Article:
After perusing the menu for a few minutes, I decided to go with the Chicken Florentine salad (~$9), which is grilled chicken on top of spinach, baby tomatoes, and red onion.
It’s always difficult to predict how large and filling salads will be, but Cafe Romeo did not disappoint! There was probably half a pound of tasty grilled chicken piled on top of my salad, and I was pleasantly surprised to find that the chicken was warm and tender. My friend ordered the fig and goat cheese salad and was similarly pleased to find herself with a hefty, entree-sized salad. Overall, everyone enjoyed their meals as well as the reasonable cost.
I’m sad to have discovered this place at the end of my college career, but I hope there will be an occasion to come back in the future!
May 25, 2013 § Leave a comment
In the two weeks between the end of finals and commencement, the dining halls close and we are on our own for meals – the perfect time to explore the New Haven food scene as well as revisit some old haunts. Basil, a small Asian fusion restaurant on the edge of campus, is a place I had been to a few times before but neglected to visit recently since it is a bit far from where I live.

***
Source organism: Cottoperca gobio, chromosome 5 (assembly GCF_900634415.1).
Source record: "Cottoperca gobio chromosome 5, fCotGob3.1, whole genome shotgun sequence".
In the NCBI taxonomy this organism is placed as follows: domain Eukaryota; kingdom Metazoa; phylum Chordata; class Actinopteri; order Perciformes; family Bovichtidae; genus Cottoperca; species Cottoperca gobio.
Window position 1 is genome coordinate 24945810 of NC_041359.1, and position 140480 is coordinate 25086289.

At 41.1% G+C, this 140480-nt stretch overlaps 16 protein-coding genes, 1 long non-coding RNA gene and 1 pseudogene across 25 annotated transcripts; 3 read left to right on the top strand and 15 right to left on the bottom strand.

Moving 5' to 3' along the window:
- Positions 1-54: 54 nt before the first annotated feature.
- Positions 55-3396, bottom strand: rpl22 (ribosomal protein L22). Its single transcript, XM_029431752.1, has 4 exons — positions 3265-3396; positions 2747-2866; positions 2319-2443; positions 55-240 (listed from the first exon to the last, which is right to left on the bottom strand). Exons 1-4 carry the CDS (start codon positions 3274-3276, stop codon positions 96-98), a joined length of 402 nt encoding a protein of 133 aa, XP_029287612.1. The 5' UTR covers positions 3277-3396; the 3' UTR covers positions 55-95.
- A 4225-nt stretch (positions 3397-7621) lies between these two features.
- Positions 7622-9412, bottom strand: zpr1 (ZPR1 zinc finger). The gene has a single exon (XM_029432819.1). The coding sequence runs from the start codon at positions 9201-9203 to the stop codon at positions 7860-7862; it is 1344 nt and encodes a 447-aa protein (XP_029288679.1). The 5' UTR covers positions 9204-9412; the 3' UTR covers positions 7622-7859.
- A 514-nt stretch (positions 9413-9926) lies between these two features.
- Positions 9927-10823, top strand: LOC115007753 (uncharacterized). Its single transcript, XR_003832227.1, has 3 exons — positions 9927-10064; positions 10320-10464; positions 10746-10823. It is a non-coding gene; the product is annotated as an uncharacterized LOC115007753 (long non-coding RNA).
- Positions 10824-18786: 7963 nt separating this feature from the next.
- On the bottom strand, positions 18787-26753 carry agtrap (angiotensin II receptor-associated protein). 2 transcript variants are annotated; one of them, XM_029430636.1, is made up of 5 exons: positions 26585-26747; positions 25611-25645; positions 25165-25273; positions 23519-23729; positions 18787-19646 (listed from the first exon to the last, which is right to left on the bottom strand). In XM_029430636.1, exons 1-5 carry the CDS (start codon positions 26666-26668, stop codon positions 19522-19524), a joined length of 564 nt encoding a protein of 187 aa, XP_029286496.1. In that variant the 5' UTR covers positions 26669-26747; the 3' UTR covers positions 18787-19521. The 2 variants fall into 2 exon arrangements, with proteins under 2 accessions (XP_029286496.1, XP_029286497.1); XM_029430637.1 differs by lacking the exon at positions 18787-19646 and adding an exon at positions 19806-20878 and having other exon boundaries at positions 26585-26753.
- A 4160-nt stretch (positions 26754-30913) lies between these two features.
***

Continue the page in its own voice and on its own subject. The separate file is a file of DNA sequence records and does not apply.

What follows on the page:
It was still early for dinner when my friend and I decided to drop by, so I ordered two smaller dishes from the menu. One was a dim sum item called har gow, otherwise known as steamed shrimp dumplings. These are by far my favorite dim sum menu item – succulent shrimp stuffed in a chewy, translucent wrap. Basil’s shrimp dumplings were satisfactory – the filling was fresh and the dumplings were a good size, but I’ve had better in restaurants in larger cities. They were $4.50.